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The LIFF team’s Cannes 2016 highlights

This year’s Cannes proved to be one of the very best years with a competition line up full of contrastingly rewarding films, a few of them extraordinary. I can’t remember a year when the jury’s award decisions were so at odds with the critical consensus or the buzz in the film queues, but we thought some of the criticisms were exaggerated and their main error was one of omission (see below). Not many of them in the UK release schedule a few already have UK distributors and we hope to be able to bring some of them to Leeds in November.

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American Honey
Dir. Andrea Arnold, UK/USA (UK Distributor: Universal Pictures)
Andrea Arnold follows Wuthering Heights, which opened LIFF in 2011, with her first feature made in the US, which won the jury prize at Cannes. American Honey is an eccentric road movie following a hard partying magazine sales crew through the hinterlands of the Midwest, a territory rarely depicted by Hollywood. Wavering in its narrative clarity at time, the film is nonetheless consistently original and maintains Arnold’s idiosyncratic drift and style with fantastic cinematography by Robbie Ryan.

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Aquarius
Dir. Kleber Mendonca Filho, France/Brazil (UK Distributor: tbc)
An intelligent and emotive drama from Brazil featuring a brilliant performance by Sonia Braga as Clara, a retired music critic who has lived a long, eventful life in a seaside apartment in Recife. She vows not to leave until she dies but a bitter conflict escalates with the developers who buy up all the neighbouring apartments.

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Cinema Novo
Dir. Eryk Rocha, Brazil (UK Distributor: tbc)
An unusually cinematic film history documentary assembled entirely from archive footage, both of clips from key films of the Brazilian new wave and interviews with its articulate and iconoclastic progenitors like Nelson Pereira dos Santos, Leon Hirszman and Glauber Rocha (whose son directed the film).

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Clash (Eshtebak)
Dir. Mohamed Diab, Egypt (UK Distributor: tbc)
A contrived but compelling, high concept drama set entirely in the back of a police truck during demonstrations in Egypt following the removal of president Mohamed Morsi from power in 2013. Pro and anti-Muslim Brotherhood characters are forced to co-operate in an enclosed space teasing out the competing allegiances and contradictions of the conflict.

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Dogs (Câini)
Dir. Bogdan Mirica, France/Romania (UK Distributor: tbc)
An intriguing and atmospheric debut with terrific cinematography, Dogs is a slow-burning psychodrama melding the distinctive hyper-realist style of the Romanian new wave with the sensibilities of a pitch black neo-noir. A young man from Bucharest goes out into the styx near the Ukrainian border when he inherits a house from his grandfather, who it turns out was a powerful underground crime boss. Although it wobbles in its last act, the film includes one of the most memorable scenes of this year’s Cannes involving a world weary local police chief who finds an unidentified severed foot.

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Elle
Dir. Paul Verhoeven, France (UK Distributor: tbc)
Ageing Dutch provocateur Paul Verhoeven makes a welcome return with Elle featuring a fabulous performance by the inimitable Isabelle Huppert. She plays the CEO of a Software Company who is attacked in her home and raped by an unknown assailant but refuses to let it intrude on her well-ordered life. Though obviously an exploitation film, it constantly defies the lazy stereotypes of typical genre cinema, more of a comedy than a thriller, it’s consistently thought provoking as it is entertaining.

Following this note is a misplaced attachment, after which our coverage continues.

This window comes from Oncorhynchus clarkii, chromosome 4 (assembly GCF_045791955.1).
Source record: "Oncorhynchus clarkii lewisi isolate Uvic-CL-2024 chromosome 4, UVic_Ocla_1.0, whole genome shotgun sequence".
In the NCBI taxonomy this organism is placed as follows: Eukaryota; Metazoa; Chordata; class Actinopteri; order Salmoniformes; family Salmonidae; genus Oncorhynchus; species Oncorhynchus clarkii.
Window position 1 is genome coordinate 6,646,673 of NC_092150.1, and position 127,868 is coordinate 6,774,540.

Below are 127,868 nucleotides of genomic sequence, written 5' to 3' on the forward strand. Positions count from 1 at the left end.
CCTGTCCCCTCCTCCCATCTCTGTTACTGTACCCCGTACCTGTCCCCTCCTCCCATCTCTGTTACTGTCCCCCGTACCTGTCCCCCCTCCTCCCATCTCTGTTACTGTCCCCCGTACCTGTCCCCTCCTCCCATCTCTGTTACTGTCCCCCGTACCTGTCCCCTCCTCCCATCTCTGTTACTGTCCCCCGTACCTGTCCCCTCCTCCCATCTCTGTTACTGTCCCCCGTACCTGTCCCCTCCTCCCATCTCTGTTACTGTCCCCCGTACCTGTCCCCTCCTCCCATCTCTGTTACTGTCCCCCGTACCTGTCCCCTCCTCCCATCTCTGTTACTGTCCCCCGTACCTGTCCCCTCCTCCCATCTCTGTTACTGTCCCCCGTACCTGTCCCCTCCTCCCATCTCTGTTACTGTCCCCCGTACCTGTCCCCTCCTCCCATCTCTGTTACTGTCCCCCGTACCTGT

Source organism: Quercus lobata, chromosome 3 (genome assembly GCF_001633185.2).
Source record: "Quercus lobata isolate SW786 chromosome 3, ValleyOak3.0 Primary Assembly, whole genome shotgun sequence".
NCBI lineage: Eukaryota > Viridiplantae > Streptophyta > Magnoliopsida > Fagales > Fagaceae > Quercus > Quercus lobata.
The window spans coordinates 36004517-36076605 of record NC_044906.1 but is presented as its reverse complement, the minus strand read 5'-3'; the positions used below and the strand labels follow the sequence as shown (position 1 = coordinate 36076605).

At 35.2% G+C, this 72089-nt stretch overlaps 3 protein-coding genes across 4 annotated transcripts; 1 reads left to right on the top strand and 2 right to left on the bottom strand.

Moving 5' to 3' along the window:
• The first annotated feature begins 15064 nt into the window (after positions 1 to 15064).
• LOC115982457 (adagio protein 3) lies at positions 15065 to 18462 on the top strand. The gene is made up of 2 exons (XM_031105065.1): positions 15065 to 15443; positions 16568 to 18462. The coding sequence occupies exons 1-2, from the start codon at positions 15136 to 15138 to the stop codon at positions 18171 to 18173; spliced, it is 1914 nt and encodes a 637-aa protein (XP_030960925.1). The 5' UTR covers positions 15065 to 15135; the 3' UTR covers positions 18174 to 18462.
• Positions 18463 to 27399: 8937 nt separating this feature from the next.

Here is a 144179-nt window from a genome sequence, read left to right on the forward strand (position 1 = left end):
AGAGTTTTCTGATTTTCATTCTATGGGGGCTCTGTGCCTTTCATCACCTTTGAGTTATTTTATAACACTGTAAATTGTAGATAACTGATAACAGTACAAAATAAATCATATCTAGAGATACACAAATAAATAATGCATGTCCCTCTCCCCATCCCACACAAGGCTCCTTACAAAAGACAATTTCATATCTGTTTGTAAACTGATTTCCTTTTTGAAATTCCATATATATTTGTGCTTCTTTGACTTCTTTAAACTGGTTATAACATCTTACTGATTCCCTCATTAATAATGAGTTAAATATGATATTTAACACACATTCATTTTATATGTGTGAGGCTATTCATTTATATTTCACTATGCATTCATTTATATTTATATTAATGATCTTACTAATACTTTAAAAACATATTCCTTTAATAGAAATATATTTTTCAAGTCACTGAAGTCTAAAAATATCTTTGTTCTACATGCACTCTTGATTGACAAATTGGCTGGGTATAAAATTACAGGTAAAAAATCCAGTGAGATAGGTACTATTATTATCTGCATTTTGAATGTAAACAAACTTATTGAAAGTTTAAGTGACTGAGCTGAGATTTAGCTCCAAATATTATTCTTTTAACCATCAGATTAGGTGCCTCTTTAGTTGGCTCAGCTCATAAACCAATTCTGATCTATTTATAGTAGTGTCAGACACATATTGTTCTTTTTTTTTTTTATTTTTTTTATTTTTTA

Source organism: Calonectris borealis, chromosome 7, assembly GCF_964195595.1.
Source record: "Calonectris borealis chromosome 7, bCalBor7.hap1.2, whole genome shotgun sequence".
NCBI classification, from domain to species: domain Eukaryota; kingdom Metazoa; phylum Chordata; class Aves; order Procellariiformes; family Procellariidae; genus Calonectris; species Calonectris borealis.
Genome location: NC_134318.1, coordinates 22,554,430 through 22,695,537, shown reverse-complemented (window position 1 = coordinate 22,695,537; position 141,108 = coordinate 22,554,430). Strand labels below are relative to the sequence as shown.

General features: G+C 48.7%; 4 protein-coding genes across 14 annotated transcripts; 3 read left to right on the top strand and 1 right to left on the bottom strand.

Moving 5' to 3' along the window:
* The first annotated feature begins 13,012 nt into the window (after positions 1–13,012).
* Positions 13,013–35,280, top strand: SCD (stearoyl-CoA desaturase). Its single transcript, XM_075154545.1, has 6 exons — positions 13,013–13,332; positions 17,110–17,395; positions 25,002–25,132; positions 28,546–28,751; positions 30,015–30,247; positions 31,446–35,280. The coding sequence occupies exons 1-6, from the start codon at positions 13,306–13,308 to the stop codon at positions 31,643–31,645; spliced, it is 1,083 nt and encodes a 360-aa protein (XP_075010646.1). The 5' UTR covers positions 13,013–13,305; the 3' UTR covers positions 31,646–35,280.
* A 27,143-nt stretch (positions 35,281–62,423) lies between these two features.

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Gimme Danger
Dir. Jim Jarmusch, USA (UK Distributor: tbc)
One of the very few rockumentaries with some justification for the claim for its subject as the greatest rock and roll band of all time, Jim Jarmusch’s tribute to The Stooges is long overdue. Although it suffers for a lack of archive footage of the band at their peak in the late 60s/early 70s, Jarmusch eschews eulogies from typical industry talking heads for an intensive interview with James ‘Iggy Pop’ Osterberg, sole survivor of the original line-up, which will be fascinating to fans and might attract a few new recruits.

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Graduation (Bacalaureat)
Dir. Cristian Mungiu, Romania/France/Belgium (UK Distributor: Artificial Eye)
Cristian Mungiu, winner of the Palme d’Or in 2007 for 4 Months, 3 Weeks and 2 Days, returns with Graduation, which shared the director’s prize at Cannes this year. Although the Romanian thematic formula of moral corruption and bureaucracy is now well established, Graduation’s tale of a father going to ever greater lengths to ensure his daughter’s scholarship makes a compelling, morally complex drama with sensitive performances all round.

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The Happiest Day in the Life of Olli Maki (Hymyilevä mies)
Dir. Juho Kuosmanen, Finland/Germany/Sweden (UK Distributor: tbc)
Both a sporting and romantic drama that overcomes the tired conventions of both genres, Olli Maki is a modest but marvellously warm and engaging film — winner of the main prize in the Un Certain Regard section in Cannes. Nicely shot in black and white 16mm and set in Finland in the early 60s, the film has a quietly persuasive period authenticity and a touching, unsentimental investment in its characters. Olli Maki is a successful boxer from a small village who gets a shot at the world championship with a visiting American star boxer in the lights of Helsinki. But he is distracted from his intense training programme when he falls in love with Raija. Director Juho Kuosmanen’s first film, The Painting Sellers screened in LIFF in 2010.

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I, Daniel Blake